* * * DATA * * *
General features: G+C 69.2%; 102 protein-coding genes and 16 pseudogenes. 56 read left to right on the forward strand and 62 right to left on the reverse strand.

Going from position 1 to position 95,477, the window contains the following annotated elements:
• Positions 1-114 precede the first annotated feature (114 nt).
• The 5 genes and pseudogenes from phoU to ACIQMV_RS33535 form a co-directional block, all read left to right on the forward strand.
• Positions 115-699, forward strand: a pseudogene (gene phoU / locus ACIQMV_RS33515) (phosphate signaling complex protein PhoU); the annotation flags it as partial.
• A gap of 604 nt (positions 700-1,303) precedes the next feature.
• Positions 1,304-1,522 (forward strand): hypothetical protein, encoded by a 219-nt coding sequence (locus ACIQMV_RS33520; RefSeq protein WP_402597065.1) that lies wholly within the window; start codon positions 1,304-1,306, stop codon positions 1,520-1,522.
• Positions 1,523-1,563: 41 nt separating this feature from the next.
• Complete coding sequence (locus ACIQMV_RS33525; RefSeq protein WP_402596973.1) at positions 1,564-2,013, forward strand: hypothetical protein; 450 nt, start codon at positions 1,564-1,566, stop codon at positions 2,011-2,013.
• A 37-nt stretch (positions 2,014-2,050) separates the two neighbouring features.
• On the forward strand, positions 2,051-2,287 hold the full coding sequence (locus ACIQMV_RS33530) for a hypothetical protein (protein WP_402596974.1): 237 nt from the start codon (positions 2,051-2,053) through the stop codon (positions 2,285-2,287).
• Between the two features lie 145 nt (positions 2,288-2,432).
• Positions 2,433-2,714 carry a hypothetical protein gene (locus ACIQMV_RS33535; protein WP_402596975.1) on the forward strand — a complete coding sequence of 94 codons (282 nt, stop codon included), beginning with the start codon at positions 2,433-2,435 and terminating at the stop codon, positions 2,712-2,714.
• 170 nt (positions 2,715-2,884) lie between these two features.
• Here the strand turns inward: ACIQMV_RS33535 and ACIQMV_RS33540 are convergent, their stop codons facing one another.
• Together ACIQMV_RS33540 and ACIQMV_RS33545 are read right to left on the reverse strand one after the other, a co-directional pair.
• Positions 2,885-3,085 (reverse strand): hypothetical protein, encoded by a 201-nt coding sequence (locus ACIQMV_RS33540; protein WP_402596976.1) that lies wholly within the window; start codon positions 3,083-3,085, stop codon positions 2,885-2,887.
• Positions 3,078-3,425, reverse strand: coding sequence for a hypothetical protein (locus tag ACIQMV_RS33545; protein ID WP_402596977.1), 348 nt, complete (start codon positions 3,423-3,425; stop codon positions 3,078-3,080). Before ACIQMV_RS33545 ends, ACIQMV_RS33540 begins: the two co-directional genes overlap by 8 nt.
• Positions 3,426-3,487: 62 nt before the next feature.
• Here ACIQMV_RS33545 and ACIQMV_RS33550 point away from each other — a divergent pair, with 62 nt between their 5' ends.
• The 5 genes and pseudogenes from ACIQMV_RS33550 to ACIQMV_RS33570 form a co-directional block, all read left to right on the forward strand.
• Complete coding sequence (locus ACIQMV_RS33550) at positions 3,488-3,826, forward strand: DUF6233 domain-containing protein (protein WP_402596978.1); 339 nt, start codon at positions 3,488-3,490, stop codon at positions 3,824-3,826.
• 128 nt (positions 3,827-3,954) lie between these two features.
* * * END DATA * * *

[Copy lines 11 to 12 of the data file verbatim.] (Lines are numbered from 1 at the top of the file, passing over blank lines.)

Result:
• On the forward strand, positions 2,051-2,287 hold the full coding sequence (locus ACIQMV_RS33530) for a hypothetical protein (protein WP_402596974.1): 237 nt from the start codon (positions 2,051-2,053) through the stop codon (positions 2,285-2,287).
• Between the two features lie 145 nt (positions 2,288-2,432).